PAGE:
He is also Music Director of the Teresa Carren?o Youth Orchestra of Venezuela, notably leading them on a tour of Europe which saw them perform in London,

Lisbon, Toulouse, Munich, Stockholm and Istanbul. Highlights of the 2015/16 season included projects with the Orchestre Philharmonique du Luxembourg, the Prague Radio Symphony, and Poznan Philharmonic. Last season, Christian made his debut with the Rotterdam Philharmonic and with the New Jersey Symphony Orchestra and Pinchas Zukerman. He also reunited with the Turku Philharmonic, Helsinki Philharmonic and collaborated with the Estonian National Symphony Orchestra. In addition to his regular commitments in Stavanger and Arnhem, 2017/18 sees Christian return to the Danish National Opera for New Year’s concerts with the Royal Danish Orchestra. He will also make his debut with the Norwegian Radio Orchestra. Further orchestral highlights include collaborations with the RTE National Symphony Orchestra of Ireland and a European tour with the Het Gelders Orkest. Born in Caracas, Christian joined the San Sebastian de los Reyes Symphony Orchestra as a violinist at the age of nine. He began conducting studies under the tutelage of Jose? Antonio Abreu

in 2006 and was appointed Music Director of the Aragua Juvenile Symphony Orchestra Jose Felix Ribas soon after.

photo credit: Carlos Vargas

Het Gelders Orkest

 

Tradition and innovation – two key features of the Arnhem Philharmonic Orchestra. In the tension created between these two concepts, we pass on our passion for live classical music to young and old alike. Eighty-five musicians come together in a major, authoritative symphony orchestra at the highest level. The orchestra’s ambition is to bring enjoyment of live symphonic music to audiences in Gelderland and beyond. This is why we organise 100 symphonic concerts each year, alongside family concerts, educational concerts and special participation projects for amateur musicians. We also record several (live) CDs every year. Through these activities, the Arnhem Philharmonic Orchestra reaches an audience of more than 400,000 people. The orchestra’s innovative activities set it apart and have won it a large number of accolades. The Arnhem Philharmonic Orchestra recently introduced its “LAB” series, a breeding ground for musical initiatives. The youthful and successful Antonello Manacorda has been Chief Conductor of the Arnhem Philharmonic Orchestra since 2011.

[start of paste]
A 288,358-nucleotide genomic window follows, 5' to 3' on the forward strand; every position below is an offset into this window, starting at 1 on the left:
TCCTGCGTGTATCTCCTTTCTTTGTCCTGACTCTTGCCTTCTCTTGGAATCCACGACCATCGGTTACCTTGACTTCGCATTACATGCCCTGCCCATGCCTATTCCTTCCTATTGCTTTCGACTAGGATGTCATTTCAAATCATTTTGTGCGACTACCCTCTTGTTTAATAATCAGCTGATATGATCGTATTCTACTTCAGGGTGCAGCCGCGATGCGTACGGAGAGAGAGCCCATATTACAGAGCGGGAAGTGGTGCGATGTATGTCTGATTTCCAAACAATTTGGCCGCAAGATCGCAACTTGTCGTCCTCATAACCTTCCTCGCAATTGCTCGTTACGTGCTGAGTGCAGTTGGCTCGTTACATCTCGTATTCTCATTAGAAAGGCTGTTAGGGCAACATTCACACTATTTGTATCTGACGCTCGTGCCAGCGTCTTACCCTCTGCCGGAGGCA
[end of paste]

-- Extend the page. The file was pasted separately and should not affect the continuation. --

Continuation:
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Violin Concerto, Op. 35, Serenade after Plato's - Symposium (2018)

Korngold, Bernstein

Liza Ferschtman


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CC72755: Violin Concerto, Op. 35, Serenade after Plato's - Symposium
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Tracks
1.
Violin Concerto, Op. 35: Moderato nobile
Korngold
00:09:55   Select quality & channels above
2.
Violin Concerto, Op. 35: Romanze
Korngold
00:08:44   Select quality & channels above
3.
Violin Concerto, Op. 35: Allegro assai vivace
Korngold
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4.
Serenade after Plato's - Symposium - I. Phaedrus: Pausanias
Bernstein
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5.
Serenade after Plato's - Symposium - II. Aristophanes
Bernstein
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6.
Serenade after Plato's - Symposium - III. Eryximachus (presto)
Bernstein
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7.
Serenade after Plato's - Symposium - IV. Agathon
Bernstein
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8.
Serenade after Plato's - Symposium - V. Socrates Alcibiades
Bernstein